Why Talking About Race with Your Children is Important

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We live in a time when racial tension is everywhere. Our children - who, as research has suggested, are well aware of the privilege of whiteness at an early age - learn from us adults on a daily basis. How we openly address issues of race - and live our truth in our daily lives - can help ensure that the next generation of adults can do better than we did in addressing racial injustice.

Here are five things you can keep in mind:

1)    You can model and demonstrate diversity and inclusion in your own life. Are all of your friends from the same racial group? Do you have diverse people as friends - real friends - with whom you share a meal, travel, go to the movies, hang out in the living room? Encourage your child to do the same - reach out to others, learn how different homes represent different cultures, and celebrate the mix of cultures and religions that makes us an enriched society.

2)    Take advantage of teachable moments. When children realize that not all races are not represented equally - in the media, in government, and in positions of visibility and stature - let them know that in earlier days in the USA many groups of people were seen as the "other" and as a potential menace to society: Irish, Italians, Chinese, etc. By talking about these differences - accepting color and avoiding the hypocrisy of "color-blindness" - we can come to true understanding of one another's experience. Kids can understand this as well - we are not "the same" but we are entitled to equal access to the benefits of our society.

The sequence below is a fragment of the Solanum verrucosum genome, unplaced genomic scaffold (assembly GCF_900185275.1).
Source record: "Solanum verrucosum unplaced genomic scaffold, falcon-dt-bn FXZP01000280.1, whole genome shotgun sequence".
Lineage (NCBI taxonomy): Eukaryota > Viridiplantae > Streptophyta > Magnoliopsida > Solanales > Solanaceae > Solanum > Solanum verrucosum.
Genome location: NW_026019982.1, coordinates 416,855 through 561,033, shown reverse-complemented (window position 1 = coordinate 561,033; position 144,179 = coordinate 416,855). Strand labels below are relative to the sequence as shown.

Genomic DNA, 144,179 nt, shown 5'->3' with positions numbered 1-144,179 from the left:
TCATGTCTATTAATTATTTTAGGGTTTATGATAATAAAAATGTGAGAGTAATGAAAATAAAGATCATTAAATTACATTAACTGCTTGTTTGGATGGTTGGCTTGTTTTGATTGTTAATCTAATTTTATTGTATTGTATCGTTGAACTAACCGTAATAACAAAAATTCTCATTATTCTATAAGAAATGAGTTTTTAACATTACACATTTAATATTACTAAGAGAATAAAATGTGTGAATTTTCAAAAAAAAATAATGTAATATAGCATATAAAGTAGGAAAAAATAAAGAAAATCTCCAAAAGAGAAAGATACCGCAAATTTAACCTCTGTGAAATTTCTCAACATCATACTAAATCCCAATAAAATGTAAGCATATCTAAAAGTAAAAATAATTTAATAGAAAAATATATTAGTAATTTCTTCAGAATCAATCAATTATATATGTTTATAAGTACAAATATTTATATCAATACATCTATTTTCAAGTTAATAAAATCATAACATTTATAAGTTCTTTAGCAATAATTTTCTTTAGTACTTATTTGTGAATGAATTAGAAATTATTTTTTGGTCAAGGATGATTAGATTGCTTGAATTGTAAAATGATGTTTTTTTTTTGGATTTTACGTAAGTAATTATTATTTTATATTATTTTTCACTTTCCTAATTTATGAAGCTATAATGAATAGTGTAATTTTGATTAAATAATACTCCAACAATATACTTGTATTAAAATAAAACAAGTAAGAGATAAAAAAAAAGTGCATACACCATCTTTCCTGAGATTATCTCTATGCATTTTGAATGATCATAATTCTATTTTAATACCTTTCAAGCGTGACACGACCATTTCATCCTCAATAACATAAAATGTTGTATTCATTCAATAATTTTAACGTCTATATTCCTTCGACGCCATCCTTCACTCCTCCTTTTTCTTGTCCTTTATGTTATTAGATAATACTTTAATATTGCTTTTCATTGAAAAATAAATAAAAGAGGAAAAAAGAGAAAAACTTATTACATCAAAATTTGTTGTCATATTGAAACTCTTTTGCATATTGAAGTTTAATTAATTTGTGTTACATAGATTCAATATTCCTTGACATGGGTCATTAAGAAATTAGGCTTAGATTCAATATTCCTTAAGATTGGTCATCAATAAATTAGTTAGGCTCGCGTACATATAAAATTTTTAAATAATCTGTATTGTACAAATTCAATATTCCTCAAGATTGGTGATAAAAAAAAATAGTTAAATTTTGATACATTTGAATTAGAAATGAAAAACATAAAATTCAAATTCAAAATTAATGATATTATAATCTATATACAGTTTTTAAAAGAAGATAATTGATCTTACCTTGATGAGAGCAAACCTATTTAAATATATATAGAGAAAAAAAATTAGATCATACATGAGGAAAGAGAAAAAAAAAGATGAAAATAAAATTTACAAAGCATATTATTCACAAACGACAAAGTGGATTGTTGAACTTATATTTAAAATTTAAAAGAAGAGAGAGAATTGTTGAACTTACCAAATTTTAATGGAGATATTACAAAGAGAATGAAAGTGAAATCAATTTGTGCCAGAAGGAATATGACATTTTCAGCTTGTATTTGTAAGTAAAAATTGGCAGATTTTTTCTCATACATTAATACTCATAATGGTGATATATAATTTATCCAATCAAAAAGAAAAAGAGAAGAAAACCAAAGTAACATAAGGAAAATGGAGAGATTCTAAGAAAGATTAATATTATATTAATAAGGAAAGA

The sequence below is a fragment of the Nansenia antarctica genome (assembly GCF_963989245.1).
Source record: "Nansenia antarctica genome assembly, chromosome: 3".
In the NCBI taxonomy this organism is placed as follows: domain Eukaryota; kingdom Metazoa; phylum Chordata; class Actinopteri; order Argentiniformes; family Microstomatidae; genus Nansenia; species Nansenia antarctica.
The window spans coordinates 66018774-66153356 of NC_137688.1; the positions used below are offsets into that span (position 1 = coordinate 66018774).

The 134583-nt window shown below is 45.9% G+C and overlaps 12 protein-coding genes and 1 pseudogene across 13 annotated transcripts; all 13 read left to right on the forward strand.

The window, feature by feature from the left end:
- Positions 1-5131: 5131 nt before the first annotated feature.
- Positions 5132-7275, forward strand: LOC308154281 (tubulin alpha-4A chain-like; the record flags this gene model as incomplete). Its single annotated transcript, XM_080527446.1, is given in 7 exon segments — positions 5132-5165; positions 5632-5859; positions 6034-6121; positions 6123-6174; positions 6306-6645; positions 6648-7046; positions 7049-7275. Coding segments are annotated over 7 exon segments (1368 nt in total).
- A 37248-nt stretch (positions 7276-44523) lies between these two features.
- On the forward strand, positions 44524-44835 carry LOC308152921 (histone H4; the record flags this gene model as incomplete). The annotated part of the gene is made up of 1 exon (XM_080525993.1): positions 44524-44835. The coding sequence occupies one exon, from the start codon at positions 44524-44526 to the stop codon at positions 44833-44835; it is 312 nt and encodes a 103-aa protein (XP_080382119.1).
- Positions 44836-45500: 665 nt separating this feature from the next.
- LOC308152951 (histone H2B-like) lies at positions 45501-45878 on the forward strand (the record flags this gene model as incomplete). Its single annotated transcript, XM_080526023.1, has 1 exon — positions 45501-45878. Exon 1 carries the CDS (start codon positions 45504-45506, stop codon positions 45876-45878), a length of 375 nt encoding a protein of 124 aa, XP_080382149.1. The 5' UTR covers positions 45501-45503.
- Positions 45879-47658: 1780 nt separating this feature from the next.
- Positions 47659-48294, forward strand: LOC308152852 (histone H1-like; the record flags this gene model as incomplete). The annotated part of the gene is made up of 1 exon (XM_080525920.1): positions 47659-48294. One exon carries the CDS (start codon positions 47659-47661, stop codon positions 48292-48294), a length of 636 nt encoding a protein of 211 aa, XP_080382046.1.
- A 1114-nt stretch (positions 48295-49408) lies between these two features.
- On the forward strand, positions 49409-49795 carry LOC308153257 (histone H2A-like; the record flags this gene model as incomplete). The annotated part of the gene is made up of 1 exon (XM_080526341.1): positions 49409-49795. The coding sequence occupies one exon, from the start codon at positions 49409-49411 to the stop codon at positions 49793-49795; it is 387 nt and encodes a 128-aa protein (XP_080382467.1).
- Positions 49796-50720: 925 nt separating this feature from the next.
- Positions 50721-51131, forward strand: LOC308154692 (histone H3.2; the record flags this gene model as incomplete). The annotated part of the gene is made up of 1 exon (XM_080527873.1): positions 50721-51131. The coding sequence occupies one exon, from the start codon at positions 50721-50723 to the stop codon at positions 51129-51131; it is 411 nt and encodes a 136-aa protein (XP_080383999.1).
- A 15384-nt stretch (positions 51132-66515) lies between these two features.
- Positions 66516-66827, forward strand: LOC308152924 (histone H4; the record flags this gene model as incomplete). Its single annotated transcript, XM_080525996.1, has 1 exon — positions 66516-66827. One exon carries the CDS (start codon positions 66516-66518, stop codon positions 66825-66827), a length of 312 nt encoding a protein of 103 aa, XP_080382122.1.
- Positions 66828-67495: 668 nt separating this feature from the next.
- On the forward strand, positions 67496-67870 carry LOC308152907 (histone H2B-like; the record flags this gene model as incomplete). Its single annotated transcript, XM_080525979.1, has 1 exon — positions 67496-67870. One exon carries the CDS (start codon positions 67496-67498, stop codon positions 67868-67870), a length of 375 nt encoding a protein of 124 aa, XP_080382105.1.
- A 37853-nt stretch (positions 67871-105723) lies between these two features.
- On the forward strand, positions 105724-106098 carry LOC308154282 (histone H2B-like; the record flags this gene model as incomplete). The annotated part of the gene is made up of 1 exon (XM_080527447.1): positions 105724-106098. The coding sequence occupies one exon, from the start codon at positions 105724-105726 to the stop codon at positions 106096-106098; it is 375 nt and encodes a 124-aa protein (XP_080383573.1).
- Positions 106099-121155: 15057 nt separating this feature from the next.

3)    Accept the fact that "the talk" you have with your child is dependent upon your racial status: for whites it's about sex and being safe from pregnancy and disease, for people of color it's about talking to the authorities and staying alive.

4)    Realize that the biggest affirmative action program in the history of the USA - the G.I. bills after World War II that provided mortgages and education for returning G.I.'s - created the white middle class in the 1950's that many of us benefited from growing up. Whites have a long history of helping themselves with government assistance - why do we balk when this is about people of color?

5)     Remember that important conversations with our children can be difficult but necessary, The "status quo" is unacceptable to people of color - and morally untenable for all of us -   and our children have the opportunity to make things better.

 

John Dewey, an influential American educator of the 19th and 20th centuries, said that the goal of education is "to build a new world." May we help our children to do just that. 

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About this Entry

This page contains a single entry by John published on August 13, 2016 11:13 AM.

The Collapse of Parenting: Who's in charge in your home? was the previous entry in this blog.

The Value of Service for Children is the next entry in this blog.

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